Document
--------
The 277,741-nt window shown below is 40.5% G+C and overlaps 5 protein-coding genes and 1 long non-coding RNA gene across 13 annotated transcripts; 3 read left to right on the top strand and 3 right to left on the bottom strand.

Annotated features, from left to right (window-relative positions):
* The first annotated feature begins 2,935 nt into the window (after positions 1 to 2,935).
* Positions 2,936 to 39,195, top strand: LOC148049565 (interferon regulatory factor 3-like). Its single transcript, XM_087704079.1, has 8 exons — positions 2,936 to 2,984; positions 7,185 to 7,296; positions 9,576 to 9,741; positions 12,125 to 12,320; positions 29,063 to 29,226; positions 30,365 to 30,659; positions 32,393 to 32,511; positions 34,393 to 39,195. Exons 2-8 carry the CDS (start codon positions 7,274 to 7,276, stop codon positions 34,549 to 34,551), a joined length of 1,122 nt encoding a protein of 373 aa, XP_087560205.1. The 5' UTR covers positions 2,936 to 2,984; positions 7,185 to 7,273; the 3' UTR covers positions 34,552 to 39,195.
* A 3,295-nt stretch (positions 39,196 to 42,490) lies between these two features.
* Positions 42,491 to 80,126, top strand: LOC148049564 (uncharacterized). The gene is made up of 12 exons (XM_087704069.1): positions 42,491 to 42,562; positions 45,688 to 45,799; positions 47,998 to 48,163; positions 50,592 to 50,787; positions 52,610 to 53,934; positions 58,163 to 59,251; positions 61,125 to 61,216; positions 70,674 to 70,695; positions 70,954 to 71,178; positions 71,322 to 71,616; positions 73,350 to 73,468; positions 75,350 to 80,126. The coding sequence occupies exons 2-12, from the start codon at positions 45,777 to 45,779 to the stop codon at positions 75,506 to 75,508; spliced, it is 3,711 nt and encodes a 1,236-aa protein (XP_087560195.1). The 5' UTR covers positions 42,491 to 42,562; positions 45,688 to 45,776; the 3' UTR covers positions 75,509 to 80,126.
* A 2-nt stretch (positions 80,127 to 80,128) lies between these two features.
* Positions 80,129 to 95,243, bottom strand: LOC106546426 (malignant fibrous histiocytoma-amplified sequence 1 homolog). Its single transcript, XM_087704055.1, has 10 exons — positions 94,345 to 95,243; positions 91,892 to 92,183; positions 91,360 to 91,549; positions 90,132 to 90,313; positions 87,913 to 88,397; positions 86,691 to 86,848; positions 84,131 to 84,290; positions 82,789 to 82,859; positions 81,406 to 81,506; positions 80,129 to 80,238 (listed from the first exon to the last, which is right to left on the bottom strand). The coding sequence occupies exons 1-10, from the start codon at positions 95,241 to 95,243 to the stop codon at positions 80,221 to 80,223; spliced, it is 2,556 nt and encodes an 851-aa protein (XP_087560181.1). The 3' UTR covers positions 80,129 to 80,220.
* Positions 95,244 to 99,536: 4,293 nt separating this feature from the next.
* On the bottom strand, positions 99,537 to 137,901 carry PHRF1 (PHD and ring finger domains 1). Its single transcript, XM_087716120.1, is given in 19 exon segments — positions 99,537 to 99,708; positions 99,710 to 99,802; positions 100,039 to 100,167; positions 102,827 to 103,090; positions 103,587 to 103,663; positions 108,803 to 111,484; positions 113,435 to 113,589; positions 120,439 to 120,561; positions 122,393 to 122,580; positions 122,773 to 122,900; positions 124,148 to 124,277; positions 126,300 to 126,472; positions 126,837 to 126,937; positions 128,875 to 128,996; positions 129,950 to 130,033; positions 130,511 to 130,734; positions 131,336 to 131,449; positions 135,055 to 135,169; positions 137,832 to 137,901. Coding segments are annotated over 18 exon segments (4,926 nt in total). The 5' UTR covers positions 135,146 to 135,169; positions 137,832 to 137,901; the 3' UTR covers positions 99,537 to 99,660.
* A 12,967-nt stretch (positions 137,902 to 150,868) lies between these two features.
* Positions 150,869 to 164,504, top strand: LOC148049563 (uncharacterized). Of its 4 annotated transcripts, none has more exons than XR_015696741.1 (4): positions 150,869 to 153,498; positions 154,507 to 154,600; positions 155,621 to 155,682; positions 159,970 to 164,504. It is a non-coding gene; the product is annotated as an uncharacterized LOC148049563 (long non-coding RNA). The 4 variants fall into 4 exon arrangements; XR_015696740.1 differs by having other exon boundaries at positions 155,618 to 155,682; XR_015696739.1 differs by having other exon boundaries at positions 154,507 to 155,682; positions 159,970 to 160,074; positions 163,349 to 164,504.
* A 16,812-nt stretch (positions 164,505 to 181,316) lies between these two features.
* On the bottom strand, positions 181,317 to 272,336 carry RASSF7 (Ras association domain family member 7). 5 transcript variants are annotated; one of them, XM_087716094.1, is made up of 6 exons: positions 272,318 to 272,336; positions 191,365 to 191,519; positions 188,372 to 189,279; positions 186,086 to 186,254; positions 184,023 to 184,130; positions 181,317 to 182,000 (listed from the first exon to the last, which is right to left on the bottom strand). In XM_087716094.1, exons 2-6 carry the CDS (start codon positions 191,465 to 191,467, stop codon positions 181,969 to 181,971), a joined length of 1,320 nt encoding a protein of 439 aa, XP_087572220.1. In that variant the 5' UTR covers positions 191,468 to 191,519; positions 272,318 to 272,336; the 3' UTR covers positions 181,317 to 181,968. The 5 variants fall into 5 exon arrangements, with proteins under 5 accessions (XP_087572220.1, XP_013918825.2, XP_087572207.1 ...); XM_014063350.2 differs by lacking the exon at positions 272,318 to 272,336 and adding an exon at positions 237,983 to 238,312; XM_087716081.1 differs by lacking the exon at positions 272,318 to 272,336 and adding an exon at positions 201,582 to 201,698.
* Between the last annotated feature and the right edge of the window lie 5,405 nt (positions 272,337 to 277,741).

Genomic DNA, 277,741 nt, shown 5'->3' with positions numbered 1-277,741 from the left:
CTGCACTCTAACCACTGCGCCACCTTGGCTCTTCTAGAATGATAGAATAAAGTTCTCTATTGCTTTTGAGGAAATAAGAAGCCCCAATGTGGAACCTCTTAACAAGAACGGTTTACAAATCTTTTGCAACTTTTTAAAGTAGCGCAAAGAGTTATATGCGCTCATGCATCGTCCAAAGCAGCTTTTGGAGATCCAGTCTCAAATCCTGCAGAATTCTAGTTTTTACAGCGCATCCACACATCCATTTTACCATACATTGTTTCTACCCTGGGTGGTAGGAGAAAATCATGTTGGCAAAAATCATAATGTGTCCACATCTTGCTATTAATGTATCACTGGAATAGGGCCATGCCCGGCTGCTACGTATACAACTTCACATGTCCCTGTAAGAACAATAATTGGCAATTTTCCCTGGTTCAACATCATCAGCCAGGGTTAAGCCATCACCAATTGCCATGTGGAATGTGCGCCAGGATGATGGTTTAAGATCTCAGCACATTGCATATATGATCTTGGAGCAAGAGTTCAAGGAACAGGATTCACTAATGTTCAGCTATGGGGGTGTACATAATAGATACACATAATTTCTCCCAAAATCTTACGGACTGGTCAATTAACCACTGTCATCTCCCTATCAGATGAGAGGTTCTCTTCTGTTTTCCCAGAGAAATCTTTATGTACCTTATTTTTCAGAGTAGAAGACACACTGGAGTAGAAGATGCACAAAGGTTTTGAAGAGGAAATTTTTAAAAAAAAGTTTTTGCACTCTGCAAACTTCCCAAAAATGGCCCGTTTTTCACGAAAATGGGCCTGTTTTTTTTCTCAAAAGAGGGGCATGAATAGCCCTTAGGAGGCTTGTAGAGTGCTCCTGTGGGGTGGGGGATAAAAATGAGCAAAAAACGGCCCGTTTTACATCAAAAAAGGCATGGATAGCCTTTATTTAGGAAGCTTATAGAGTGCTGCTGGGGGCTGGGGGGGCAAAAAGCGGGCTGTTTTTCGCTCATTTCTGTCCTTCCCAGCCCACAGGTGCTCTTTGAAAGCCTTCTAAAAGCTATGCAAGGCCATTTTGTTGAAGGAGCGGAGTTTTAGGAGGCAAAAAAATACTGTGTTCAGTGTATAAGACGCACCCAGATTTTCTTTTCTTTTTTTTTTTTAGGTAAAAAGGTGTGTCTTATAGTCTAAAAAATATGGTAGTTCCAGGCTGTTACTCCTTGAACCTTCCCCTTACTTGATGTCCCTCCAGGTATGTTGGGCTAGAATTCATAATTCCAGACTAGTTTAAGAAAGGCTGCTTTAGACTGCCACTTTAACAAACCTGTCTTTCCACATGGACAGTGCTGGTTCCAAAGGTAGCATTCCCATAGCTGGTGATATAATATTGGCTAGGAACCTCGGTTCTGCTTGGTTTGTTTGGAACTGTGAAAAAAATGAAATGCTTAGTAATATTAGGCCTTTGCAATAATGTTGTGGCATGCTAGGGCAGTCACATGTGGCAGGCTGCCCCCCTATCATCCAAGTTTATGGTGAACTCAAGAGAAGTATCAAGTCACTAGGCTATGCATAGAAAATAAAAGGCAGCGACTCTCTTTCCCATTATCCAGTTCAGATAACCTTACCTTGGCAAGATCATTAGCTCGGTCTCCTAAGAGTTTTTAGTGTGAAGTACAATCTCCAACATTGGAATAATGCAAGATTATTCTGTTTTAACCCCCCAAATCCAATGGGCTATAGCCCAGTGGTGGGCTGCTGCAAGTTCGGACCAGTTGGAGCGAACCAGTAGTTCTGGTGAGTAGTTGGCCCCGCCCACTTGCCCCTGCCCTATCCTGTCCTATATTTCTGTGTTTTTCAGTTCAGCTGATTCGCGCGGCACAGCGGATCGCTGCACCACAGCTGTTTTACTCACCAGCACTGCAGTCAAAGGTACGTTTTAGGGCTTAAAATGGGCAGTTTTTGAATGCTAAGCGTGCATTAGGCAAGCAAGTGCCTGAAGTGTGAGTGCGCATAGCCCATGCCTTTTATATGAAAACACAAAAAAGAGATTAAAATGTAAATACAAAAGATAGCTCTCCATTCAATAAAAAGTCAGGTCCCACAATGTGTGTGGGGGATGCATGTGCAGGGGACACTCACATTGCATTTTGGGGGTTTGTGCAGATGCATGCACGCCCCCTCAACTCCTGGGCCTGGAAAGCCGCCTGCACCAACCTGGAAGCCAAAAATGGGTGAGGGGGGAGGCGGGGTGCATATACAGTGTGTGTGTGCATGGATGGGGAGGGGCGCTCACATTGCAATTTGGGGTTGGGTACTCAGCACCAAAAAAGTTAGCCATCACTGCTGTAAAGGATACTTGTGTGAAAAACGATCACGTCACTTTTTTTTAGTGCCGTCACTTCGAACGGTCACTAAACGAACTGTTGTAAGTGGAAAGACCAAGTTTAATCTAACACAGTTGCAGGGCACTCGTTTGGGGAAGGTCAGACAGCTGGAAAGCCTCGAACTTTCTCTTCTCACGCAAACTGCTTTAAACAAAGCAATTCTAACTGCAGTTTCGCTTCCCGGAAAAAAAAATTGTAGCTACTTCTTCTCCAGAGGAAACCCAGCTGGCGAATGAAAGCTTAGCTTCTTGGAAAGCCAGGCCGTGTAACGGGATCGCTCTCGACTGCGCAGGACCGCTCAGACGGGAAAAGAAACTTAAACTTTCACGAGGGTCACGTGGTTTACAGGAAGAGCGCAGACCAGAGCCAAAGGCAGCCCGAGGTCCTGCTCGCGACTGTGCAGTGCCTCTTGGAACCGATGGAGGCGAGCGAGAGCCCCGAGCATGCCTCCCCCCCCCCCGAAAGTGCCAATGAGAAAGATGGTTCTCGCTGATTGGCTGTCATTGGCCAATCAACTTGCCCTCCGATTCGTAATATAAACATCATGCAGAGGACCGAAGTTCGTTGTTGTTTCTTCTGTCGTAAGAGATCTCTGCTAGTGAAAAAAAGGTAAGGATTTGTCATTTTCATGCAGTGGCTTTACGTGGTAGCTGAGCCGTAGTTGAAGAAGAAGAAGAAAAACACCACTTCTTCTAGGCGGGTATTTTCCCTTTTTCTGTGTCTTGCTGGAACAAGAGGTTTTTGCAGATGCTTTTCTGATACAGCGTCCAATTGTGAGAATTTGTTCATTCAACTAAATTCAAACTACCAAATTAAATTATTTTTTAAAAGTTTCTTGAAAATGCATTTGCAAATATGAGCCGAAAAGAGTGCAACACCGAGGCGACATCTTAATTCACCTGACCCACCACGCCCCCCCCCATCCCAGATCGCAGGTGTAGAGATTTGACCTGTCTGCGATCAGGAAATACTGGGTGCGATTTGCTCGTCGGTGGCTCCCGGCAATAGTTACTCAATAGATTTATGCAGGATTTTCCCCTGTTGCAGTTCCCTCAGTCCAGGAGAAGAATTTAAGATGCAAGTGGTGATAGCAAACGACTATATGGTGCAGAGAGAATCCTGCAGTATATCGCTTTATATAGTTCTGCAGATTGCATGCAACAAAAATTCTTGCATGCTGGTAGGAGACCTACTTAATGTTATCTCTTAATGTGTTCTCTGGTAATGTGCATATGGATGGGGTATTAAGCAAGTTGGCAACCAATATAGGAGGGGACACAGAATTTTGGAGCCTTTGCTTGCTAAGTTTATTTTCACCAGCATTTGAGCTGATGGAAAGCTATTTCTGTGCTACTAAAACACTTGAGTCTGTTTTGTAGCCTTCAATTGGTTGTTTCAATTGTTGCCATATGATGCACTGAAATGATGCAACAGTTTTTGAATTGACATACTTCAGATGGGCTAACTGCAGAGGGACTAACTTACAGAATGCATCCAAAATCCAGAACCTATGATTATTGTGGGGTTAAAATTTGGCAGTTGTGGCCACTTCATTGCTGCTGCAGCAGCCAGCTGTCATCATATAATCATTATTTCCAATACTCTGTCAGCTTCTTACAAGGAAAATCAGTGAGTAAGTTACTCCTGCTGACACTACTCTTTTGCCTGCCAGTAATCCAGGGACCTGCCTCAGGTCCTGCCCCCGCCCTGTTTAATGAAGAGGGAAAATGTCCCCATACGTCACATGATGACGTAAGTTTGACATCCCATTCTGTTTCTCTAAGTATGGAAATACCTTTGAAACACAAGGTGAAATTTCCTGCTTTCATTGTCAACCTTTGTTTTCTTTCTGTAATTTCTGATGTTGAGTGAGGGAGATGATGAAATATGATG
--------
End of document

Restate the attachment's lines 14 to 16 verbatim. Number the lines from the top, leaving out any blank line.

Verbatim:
* On the bottom strand, positions 181,317 to 272,336 carry RASSF7 (Ras association domain family member 7). 5 transcript variants are annotated; one of them, XM_087716094.1, is made up of 6 exons: positions 272,318 to 272,336; positions 191,365 to 191,519; positions 188,372 to 189,279; positions 186,086 to 186,254; positions 184,023 to 184,130; positions 181,317 to 182,000 (listed from the first exon to the last, which is right to left on the bottom strand). In XM_087716094.1, exons 2-6 carry the CDS (start codon positions 191,465 to 191,467, stop codon positions 181,969 to 181,971), a joined length of 1,320 nt encoding a protein of 439 aa, XP_087572220.1. In that variant the 5' UTR covers positions 191,468 to 191,519; positions 272,318 to 272,336; the 3' UTR covers positions 181,317 to 181,968. The 5 variants fall into 5 exon arrangements, with proteins under 5 accessions (XP_087572220.1, XP_013918825.2, XP_087572207.1 ...); XM_014063350.2 differs by lacking the exon at positions 272,318 to 272,336 and adding an exon at positions 237,983 to 238,312; XM_087716081.1 differs by lacking the exon at positions 272,318 to 272,336 and adding an exon at positions 201,582 to 201,698.
* Between the last annotated feature and the right edge of the window lie 5,405 nt (positions 272,337 to 277,741).

Genomic DNA, 277,741 nt, shown 5'->3' with positions numbered 1-277,741 from the left: